Changes during pregnancy
You may see and feel changes to your body during pregnancy - many of these are normal, but if you have any worries or questions please ask your midwife.
Many women experience different degrees of 'morning' sickness, especially during the first part of their pregnancy. Despite the name, the sickness may occur at any time of the day or night. Many women find it manageable to continue, with some changes to their lifestyle - for example many find that eating a lighter diet, but with more frequent and regular meals can help them feel more normal.
However some women experience a more severe form of morning sickness, called hyperemesis gravidarum which can lead them to become dehydrated and malnourished due to their difficulties in keeping fluids and food down. If you are struggling, please contact your midwife for advice. Some women may need to be admitted to hospital for support with drugs to manage the vomiting, or fluid support but this will be explained to you if it is necessary. You may find if you have suffered before, you are more likely to have difficulties in following pregnancies too.
For more information about morning sickness, please click here.
Changes to your body shape
Women often find that they are changing shape in many areas, not just around their middle, whilst they are pregnant. It is common for your breasts to get bigger, your hips may change shape and even your feet may go up a size!
These changes are usually just your body preparing for birth or coping with having more weight to carry round with them, and many will return to normal once you have given birth. If you are worried about any changes, talk to your midwife.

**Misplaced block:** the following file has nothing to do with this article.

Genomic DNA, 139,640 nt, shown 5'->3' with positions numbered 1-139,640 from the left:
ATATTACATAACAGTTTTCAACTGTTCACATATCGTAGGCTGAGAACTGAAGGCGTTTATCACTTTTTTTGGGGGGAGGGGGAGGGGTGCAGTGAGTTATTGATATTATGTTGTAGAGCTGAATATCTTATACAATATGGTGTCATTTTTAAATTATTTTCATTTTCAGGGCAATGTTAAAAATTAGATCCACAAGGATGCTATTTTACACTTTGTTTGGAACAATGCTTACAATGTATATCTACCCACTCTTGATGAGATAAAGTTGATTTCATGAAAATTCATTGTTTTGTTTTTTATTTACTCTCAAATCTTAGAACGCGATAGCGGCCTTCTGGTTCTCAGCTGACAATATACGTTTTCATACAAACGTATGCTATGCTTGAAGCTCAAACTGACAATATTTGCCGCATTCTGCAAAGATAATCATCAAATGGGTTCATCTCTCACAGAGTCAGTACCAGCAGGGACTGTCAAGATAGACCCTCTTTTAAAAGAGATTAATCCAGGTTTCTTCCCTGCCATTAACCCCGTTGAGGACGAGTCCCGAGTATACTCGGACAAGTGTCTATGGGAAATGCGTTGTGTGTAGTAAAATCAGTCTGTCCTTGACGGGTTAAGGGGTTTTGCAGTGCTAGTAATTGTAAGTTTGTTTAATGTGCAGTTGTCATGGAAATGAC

Changes in your pelvis
Some women will develop pain in their pelvis at later stages of pregnancy. This may happen during walking or when getting in and out of bed or a car. This is known as pelvic girdle pain. If you are finding getting around increasingly painful, please ask your midwife for advice. You can access physiotherapy to help maintain the correct muscles to minimise the impact of this condition and you may also be prescribed painkillers or advised around ways of moving.
You can find more information here to minimise any problems.
Some women will have significant pain and may require crutches or pelvic belts to help them move around, or in very severe cases you may be advised to have much more rest than usual. Again, your midwife or obstetrician will be able to offer advice.
Please make sure you advise you midwifery team if you are having problems as they will help you prepare to give birth in the most comfortable position for you, and potentially avoid any longer term impact.
Other more unusual changes
You may find there are other things you think are different when you are pregnant. You may be more susceptible to different infections, have problems related to stretched muscles such as sciatica, your skin pigment may darken in some places or all over and there may be other niggles that you don't know if they're related to your pregnancy or not. If you have any concerns, contact your midwife.